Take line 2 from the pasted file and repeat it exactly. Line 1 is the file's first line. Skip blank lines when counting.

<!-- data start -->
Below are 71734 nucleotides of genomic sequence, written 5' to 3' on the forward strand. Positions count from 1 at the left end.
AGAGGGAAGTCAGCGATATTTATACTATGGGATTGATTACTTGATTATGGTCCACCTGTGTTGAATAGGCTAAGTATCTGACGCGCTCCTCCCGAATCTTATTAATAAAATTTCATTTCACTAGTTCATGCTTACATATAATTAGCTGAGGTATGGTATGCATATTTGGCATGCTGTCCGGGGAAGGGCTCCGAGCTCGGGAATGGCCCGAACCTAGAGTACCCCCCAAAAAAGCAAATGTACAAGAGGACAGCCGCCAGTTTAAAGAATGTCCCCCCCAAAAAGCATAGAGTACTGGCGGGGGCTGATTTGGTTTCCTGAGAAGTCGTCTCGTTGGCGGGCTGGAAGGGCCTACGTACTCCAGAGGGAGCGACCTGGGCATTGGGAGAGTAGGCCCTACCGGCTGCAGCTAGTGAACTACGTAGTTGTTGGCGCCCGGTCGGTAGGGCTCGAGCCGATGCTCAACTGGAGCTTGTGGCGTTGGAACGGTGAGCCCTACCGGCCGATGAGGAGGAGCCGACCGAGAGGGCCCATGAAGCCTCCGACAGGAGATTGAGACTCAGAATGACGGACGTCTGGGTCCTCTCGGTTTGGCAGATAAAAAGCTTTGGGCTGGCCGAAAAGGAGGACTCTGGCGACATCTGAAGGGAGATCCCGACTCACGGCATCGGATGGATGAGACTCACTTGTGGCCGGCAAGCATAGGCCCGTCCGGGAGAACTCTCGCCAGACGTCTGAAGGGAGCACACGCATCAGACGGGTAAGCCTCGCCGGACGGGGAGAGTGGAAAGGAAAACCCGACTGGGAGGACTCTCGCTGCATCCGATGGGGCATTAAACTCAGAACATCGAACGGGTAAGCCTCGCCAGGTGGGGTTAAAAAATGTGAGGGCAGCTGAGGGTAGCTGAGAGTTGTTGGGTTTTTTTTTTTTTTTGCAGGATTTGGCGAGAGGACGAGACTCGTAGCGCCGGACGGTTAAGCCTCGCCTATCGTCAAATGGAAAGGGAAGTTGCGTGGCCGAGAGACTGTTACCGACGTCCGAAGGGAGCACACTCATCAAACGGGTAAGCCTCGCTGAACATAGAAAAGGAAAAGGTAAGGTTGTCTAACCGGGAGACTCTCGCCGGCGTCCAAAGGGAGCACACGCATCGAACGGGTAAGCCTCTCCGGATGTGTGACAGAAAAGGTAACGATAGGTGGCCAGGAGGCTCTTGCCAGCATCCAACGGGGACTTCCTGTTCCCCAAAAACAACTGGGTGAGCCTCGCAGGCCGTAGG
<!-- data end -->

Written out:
AGAGGGAAGTCAGCGATATTTATACTATGGGATTGATTACTTGATTATGGTCCACCTGTGTTGAATAGGCTAAGTATCTGACGCGCTCCTCCCGAATCTTATTAATAAAATTTCATTTCACTAGTTCATGCTTACATATAATTAGCTGAGGTATGGTATGCATATTTGGCATGCTGTCCGGGGAAGGGCTCCGAGCTCGGGAATGGCCCGAACCTAGAGTACCCCCCAAAAAAGCAAATGTACAAGAGGACAGCCGCCAGTTTAAAGAATGTCCCCCCCAAAAAGCATAGAGTACTGGCGGGGGCTGATTTGGTTTCCTGAGAAGTCGTCTCGTTGGCGGGCTGGAAGGGCCTACGTACTCCAGAGGGAGCGACCTGGGCATTGGGAGAGTAGGCCCTACCGGCTGCAGCTAGTGAACTACGTAGTTGTTGGCGCCCGGTCGGTAGGGCTCGAGCCGATGCTCAACTGGAGCTTGTGGCGTTGGAACGGTGAGCCCTACCGGCCGATGAGGAGGAGCCGACCGAGAGGGCCCATGAAGCCTCCGACAGGAGATTGAGACTCAGAATGACGGACGTCTGGGTCCTCTCGGTTTGGCAGATAAAAAGCTTTGGGCTGGCCGAAAAGGAGGACTCTGGCGACATCTGAAGGGAGATCCCGACTCACGGCATCGGATGGATGAGACTCACTTGTGGCCGGCAAGCATAGGCCCGTCCGGGAGAACTCTCGCCAGACGTCTGAAGGGAGCACACGCATCAGACGGGTAAGCCTCGCCGGACGGGGAGAGTGGAAAGGAAAACCCGACTGGGAGGACTCTCGCTGCATCCGATGGGGCATTAAACTCAGAACATCGAACGGGTAAGCCTCGCCAGGTGGGGTTAAAAAATGTGAGGGCAGCTGAGGGTAGCTGAGAGTTGTTGGGTTTTTTTTTTTTTTTGCAGGATTTGGCGAGAGGACGAGACTCGTAGCGCCGGACGGTTAAGCCTCGCCTATCGTCAAATGGAAAGGGAAGTTGCGTGGCCGAGAGACTGTTACCGACGTCCGAAGGGAGCACACTCATCAAACGGGTAAGCCTCGCTGAACATAGAAAAGGAAAAGGTAAGGTTGTCTAACCGGGAGACTCTCGCCGGCGTCCAAAGGGAGCACACGCATCGAACGGGTAAGCCTCTCCGGATGTGTGACAGAAAAGGTAACGATAGGTGGCCAGGAGGCTCTTGCCAGCATCCAACGGGGACTTCCTGTTCCCCAAAAACAACTGGGTGAGCCTCGCAGGCCGTAGG